Edible aroid leaves comprise of culinary roots outside the potato family. 

The main ones include taro and tannia which have similar characteristics such as elephant ear leaves, large corns, and a distinctive neutral taste. The edible aroids are mainly grown by family growers across the country and can be found in local food markets. 

 

Rene Tabaro, a nutritionist and dietician at King Faisal Hospital, says in general, edible aroids are rich in protein while aroid leaves are an excellent source of Vitamin A, C, calcium, potassium, phosphorus, iron, and folic acid.

 

He says the nutritional value of aroid leaves is often compared to spinach, as they are an excellent source of iron and folic acid.

 

Although highly nutritious, he says that it’s also essential to note that aroids also contain anti-nutrients, particularly oxalic acid, which can cause irritation of the skin and mouth, therefore consuming them in moderation becomes necessary.

Tabaro says the nutritional benefits of edible aroids include being rich in minerals as well as having three times the dietary fibre content for good digestion as the common potato.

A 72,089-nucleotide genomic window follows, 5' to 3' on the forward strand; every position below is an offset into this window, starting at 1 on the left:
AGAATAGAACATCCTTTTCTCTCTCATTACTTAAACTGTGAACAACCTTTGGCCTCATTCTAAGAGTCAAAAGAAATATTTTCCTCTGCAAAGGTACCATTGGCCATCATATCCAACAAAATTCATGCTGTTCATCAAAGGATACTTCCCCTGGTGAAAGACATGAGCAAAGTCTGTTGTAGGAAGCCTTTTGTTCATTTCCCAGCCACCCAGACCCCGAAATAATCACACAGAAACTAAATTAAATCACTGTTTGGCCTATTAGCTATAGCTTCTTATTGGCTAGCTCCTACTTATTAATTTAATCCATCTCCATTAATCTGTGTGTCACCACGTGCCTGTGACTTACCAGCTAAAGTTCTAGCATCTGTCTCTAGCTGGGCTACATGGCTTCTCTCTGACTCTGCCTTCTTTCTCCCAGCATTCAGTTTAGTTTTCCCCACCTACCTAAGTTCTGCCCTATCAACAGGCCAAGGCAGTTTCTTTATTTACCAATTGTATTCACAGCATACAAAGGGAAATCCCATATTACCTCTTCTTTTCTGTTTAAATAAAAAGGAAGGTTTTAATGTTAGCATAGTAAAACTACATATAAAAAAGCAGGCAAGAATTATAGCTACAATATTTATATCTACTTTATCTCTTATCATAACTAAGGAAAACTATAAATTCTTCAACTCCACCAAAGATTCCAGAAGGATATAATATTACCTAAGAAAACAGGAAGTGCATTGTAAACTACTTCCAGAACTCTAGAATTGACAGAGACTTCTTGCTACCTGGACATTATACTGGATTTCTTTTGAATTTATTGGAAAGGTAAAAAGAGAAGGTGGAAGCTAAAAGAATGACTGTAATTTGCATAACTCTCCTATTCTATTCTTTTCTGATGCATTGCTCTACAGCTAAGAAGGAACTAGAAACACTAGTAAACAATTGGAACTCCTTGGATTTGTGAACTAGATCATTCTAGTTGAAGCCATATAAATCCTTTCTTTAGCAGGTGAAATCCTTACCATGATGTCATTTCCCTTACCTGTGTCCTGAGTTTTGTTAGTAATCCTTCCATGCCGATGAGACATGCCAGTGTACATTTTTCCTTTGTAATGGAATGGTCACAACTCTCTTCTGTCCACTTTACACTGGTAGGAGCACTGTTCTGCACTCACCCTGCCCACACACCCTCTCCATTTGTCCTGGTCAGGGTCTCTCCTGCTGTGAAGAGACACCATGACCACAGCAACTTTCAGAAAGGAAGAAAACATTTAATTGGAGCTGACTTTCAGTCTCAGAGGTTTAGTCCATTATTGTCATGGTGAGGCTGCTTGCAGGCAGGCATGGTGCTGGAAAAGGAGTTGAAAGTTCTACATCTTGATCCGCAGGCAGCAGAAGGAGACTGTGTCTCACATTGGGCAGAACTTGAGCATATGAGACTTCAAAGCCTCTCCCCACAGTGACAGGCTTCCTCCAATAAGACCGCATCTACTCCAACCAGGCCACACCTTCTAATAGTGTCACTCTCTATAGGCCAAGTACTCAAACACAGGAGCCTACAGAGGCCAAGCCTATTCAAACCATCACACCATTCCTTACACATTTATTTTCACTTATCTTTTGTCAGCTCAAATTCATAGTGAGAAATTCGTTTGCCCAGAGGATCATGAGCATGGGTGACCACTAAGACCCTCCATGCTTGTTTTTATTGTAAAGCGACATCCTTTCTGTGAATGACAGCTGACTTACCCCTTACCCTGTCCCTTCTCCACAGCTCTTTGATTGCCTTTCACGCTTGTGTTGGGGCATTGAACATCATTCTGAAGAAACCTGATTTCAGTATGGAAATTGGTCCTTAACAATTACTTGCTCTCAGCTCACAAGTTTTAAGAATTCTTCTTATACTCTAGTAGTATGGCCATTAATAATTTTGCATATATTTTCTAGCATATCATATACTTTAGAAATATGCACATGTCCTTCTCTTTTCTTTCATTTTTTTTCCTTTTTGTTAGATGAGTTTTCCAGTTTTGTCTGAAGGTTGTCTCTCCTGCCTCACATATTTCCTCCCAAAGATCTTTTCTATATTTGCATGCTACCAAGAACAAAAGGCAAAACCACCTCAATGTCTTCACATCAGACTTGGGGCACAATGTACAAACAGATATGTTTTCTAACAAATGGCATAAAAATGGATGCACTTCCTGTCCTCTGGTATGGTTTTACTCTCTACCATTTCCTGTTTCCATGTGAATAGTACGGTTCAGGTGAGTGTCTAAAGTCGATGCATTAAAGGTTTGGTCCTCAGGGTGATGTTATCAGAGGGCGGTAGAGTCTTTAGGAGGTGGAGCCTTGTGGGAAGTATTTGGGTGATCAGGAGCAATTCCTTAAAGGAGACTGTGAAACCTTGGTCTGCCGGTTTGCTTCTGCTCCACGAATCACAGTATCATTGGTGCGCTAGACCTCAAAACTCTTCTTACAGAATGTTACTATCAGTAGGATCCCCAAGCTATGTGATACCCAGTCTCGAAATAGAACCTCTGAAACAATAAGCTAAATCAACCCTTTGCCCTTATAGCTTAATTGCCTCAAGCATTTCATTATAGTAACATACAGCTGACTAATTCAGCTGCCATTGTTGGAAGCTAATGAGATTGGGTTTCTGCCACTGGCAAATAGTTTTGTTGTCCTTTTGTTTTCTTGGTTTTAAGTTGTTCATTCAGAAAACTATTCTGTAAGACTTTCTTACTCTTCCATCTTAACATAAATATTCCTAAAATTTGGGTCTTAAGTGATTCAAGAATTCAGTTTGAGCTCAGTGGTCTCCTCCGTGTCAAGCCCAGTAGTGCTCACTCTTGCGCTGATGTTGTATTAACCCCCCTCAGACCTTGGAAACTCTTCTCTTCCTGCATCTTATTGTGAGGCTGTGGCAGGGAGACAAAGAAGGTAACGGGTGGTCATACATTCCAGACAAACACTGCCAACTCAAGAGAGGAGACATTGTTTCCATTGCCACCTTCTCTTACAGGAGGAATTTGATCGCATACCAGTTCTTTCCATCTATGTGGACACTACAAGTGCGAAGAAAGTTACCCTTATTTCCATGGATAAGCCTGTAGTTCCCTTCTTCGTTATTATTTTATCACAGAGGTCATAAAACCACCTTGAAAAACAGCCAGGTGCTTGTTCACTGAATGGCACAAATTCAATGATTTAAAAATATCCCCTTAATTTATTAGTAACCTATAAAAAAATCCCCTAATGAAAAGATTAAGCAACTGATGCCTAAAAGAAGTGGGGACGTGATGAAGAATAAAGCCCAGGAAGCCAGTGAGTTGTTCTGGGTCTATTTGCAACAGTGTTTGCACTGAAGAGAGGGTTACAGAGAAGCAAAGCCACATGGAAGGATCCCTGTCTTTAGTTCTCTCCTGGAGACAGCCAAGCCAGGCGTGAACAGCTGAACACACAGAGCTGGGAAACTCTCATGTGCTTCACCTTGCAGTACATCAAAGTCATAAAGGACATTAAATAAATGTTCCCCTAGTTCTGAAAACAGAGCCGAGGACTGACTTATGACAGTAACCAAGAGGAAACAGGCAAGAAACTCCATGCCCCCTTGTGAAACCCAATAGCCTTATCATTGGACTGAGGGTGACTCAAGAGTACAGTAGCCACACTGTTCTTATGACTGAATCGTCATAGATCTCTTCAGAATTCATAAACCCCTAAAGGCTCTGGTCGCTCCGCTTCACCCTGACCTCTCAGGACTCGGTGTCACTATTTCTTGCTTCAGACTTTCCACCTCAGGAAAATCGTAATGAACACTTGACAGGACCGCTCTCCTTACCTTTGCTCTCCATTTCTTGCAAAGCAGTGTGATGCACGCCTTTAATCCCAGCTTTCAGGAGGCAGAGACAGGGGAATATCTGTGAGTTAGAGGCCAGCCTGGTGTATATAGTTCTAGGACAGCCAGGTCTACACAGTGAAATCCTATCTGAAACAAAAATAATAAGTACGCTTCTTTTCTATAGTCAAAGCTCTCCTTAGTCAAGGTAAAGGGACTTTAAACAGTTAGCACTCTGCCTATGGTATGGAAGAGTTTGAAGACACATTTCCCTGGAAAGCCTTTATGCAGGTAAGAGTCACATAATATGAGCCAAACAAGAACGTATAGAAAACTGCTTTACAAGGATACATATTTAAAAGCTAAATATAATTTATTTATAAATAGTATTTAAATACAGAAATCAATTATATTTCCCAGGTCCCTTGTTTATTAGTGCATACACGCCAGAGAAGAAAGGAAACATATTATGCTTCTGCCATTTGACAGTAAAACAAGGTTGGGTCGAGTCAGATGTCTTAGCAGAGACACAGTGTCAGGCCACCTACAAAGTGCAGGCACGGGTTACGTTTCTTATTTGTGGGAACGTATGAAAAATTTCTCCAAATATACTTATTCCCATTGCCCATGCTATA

In addition to this, the nutritionist points out that consuming edible aroids, in general, can also help improve cell metabolism and boost blood oxygen through its high levels of vitamin B6.

From studies, aroids have also been shown to be a good healthy resource for improving brain function, a great antioxidant, a detoxifying agent with its high water and potassium content, and stable food to eat during pregnancy.

The high levels of proteins in aroids act as an excellent source of carotene, potassium, calcium, phosphorous, iron, riboflavin, thiamine,  niacin, vitamin  A, vitamin-C  and dietary  fibre.

The leaves of aroids, nutritionists say, are rich in protein, and that the high protein content of the leaves favourably complements the high carbohydrate content of the tubers, making it an important food for people to consume for their wellbeing.

The leaves have been reported to be rich in nutrients, including minerals such as calcium, phosphorus, iron, and vitamins like vitamin C, thiamine, riboflavin, and niacin.

According to Tabaro, it’s also evident that high levels of dietary fibre in aroids are also advantageous for their active role in the regulation of intestinal transit, increasing dietary bulk and faeces consistency due to their ability to absorb water.

“It has three times the dietary fibre content for good digestion as the common potato,” he says.

It also improves cell metabolism and boosts blood oxygen through its high levels of vitamin B6.

It is also a good healthy resource for improving brain function, a great antioxidant, a detoxifying agent with its high water and potassium content, and stable food to eat during pregnancy.

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By Percy